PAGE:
Lee S. Cutcliff: Award honors bond to university that began five decades ago.

by David Hudson

Photo by Susan Urmy

Lee S. Cutcliff ’67, BA’61, was drawn to Vanderbilt in the 1960s by its excellent academic reputation. Fifty years later, he is still fully engaged with the university, and Vanderbilt Law School has recognized him as the 2013 Distinguished Service Award winner.

“I owe Vanderbilt a great debt,” Cutcliff said. “I love giving back to the university that made a huge difference in my life. It is a special place.”

“Alumni like Lee make a lasting difference in the life of the law school,” Dean Chris Guthrie said. “He helps us recruit and support students. Thanks to him, we are building a better law school.”

Cutcliff earned undergraduate degrees in English and political science at Vanderbilt. When it was time for a graduate degree, the Birmingham, Alabama, native passed up offers from New York University Law School and the University of Virginia’s political science doctoral program because he knew Vanderbilt Law School was the place for him. His experience did not disappoint, and he remembers Paul Hartman and Elliott Cheatham as especially exceptional instructors.

“Hartman was an unusual man who evoked terror in many students for his confrontational style in class, while Cheatham was the consummate gentleman who conducted his classes like senior seminars,” Cutcliff recalled. “They couldn’t have had more disparate styles, but they were both incredible.”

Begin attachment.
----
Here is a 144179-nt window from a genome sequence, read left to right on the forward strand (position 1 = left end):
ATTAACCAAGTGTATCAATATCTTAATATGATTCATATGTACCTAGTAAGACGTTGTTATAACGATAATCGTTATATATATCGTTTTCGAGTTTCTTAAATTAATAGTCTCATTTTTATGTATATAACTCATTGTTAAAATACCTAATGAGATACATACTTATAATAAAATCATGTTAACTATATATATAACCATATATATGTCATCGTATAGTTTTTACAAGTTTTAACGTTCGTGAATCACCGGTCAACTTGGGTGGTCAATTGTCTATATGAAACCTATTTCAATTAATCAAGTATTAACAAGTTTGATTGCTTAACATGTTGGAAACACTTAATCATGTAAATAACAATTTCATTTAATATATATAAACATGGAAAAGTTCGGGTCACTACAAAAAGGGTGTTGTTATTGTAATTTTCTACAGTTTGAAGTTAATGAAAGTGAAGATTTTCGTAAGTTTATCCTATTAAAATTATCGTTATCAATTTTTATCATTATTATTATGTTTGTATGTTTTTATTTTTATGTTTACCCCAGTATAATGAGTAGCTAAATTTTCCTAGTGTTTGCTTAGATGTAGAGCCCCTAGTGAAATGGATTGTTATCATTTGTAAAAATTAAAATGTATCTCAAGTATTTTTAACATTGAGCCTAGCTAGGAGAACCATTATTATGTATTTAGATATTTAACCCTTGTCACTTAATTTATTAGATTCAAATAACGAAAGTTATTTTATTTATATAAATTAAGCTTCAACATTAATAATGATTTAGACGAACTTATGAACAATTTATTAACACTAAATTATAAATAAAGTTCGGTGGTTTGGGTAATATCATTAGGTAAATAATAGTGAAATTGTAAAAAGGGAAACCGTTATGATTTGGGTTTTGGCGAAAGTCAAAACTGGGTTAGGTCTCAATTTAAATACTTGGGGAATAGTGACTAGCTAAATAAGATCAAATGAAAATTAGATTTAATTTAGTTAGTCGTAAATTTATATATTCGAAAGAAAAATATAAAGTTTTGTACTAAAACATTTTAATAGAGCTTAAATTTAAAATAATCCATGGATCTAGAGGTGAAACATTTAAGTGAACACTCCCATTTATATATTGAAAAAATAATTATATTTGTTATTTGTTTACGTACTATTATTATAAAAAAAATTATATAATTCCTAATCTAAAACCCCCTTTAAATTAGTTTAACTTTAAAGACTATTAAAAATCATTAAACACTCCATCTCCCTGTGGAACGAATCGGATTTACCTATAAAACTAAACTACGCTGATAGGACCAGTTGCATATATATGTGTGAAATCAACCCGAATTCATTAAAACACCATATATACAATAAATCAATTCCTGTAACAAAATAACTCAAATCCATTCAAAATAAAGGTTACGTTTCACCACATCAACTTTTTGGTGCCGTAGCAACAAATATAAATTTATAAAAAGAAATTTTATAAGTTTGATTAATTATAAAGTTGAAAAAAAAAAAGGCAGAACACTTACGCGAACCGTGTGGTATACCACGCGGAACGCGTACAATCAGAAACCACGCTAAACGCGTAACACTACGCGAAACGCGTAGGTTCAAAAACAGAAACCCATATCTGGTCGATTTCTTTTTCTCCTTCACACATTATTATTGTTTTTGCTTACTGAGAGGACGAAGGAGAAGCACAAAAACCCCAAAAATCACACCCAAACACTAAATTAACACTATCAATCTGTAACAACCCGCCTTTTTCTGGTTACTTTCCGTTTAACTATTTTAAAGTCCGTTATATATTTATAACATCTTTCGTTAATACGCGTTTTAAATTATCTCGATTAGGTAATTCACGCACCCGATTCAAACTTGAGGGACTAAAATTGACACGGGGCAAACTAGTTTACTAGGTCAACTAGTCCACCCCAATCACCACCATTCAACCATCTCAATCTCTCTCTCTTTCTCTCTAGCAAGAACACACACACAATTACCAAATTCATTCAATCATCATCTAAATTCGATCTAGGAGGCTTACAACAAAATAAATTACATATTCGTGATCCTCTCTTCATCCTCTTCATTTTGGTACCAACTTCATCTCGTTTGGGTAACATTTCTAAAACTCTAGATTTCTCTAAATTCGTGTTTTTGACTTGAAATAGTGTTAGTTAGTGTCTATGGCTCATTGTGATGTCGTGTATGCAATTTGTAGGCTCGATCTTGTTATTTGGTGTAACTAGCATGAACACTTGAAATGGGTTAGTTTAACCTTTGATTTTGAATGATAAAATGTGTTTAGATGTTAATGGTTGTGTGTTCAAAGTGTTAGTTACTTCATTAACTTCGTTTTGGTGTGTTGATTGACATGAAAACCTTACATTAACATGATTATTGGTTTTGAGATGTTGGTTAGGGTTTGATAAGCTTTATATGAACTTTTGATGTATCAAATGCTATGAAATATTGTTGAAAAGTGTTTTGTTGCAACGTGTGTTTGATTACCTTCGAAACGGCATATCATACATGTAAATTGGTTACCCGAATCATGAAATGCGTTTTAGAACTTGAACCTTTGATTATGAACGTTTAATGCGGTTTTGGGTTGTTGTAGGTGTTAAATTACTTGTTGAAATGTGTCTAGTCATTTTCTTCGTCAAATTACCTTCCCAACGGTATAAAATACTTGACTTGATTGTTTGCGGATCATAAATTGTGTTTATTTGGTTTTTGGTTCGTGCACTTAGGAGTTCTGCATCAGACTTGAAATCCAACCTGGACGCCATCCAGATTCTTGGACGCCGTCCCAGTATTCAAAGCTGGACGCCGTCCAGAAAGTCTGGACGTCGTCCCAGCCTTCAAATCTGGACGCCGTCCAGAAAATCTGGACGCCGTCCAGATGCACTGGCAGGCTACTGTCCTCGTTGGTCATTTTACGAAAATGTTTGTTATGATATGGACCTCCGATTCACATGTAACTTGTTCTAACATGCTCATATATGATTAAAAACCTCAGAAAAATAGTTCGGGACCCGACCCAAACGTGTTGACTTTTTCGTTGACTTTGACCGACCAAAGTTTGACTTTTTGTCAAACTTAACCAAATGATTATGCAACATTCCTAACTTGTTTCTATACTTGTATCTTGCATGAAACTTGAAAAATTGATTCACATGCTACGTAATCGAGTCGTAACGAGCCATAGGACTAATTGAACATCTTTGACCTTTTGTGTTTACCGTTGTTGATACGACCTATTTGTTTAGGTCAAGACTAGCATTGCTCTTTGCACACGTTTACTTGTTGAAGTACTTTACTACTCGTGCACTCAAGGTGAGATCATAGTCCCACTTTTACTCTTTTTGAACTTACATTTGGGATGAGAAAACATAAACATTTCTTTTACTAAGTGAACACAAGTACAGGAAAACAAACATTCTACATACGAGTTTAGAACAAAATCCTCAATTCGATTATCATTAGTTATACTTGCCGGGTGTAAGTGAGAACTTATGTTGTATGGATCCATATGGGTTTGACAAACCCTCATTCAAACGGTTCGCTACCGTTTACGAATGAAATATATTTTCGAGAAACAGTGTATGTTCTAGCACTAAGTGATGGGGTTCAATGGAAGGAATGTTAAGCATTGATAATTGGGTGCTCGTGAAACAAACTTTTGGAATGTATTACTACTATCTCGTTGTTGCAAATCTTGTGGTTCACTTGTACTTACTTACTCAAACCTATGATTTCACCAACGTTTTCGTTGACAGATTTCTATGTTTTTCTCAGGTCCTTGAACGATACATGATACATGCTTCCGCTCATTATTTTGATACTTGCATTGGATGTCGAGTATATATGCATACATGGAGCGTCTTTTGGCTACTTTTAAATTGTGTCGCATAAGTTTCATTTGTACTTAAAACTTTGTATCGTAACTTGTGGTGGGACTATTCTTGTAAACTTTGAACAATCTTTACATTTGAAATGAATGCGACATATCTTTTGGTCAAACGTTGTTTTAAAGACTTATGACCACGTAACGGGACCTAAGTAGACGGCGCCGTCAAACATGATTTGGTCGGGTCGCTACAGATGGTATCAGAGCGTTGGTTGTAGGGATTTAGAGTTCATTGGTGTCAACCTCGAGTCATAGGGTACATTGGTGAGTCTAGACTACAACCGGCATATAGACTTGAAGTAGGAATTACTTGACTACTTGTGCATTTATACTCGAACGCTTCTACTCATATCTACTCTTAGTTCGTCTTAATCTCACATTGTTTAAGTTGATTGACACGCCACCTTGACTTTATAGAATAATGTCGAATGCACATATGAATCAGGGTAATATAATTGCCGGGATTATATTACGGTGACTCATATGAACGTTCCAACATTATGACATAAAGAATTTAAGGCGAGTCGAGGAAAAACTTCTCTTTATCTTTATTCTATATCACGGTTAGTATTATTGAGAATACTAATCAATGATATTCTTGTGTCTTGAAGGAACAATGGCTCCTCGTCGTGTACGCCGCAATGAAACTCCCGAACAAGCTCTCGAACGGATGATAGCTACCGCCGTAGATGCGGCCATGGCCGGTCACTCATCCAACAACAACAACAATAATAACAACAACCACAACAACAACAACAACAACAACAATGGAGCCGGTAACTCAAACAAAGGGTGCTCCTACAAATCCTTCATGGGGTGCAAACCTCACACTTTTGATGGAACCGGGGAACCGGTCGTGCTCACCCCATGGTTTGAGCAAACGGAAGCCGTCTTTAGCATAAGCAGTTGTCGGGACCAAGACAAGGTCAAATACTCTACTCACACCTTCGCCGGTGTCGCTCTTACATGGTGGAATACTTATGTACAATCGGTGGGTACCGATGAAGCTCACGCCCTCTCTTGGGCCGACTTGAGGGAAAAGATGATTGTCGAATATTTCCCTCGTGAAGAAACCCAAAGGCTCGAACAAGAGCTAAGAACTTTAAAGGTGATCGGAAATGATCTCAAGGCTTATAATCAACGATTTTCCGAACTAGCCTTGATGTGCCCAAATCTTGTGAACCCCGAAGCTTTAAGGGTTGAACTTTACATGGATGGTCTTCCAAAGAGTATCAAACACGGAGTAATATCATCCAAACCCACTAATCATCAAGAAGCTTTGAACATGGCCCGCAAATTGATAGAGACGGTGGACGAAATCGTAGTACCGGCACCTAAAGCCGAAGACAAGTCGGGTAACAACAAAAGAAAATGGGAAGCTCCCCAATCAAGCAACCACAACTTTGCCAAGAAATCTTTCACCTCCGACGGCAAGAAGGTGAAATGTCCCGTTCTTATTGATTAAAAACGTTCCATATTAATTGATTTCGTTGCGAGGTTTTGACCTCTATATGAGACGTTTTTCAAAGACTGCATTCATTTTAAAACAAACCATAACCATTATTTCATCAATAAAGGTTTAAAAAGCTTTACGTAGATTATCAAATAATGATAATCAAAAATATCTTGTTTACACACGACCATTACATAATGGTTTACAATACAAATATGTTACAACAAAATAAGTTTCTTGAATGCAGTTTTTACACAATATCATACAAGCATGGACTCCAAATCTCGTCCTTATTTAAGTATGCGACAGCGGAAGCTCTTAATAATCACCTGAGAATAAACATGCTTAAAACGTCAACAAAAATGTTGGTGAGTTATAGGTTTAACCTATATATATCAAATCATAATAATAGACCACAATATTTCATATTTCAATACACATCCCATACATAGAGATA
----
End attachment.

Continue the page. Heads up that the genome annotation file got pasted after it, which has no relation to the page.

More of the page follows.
Cutcliff began his legal career in private practice in Denver and later joined the Bell System, which was then the largest private employer in the world. He weathered the tides of the Ma Bell divesture through positions at AT&T and Lucent Technologies, where he was vice president of law, leading a stable of more than 200 attorneys. “There were fascinating problems in nearly all fields of law,” he said.

“It was a very rewarding career.”

Throughout his career, Cutcliff has been committed to giving back to Vanderbilt. He participates in the Admission Interview Program, meeting with prospective students. “I’ve immensely enjoyed meeting and interviewing applicants for the law school,” he said. “Through the years, I’ve had individuals come and meet me at my home in Charlottesville, Virginia, where sometimes we talk for a couple of hours.”

He is a longtime volunteer with the law school, serving on the Board of Advisors and in the Class Agent and Reunion fundraising programs. He has also supported VLS and Vanderbilt’s College of Arts and Science with gifts and has committed to endowed scholarships at both schools.

“It is important for alums to be involved in every aspect of the school—beyond just writing checks,” he explained. “I owe Vanderbilt—and I’m just trying to pay them back as best I can. I doubt I could ever pay Vanderbilt back for everything it did for me.”

Summer 2013 Vanderbilt Law Magazine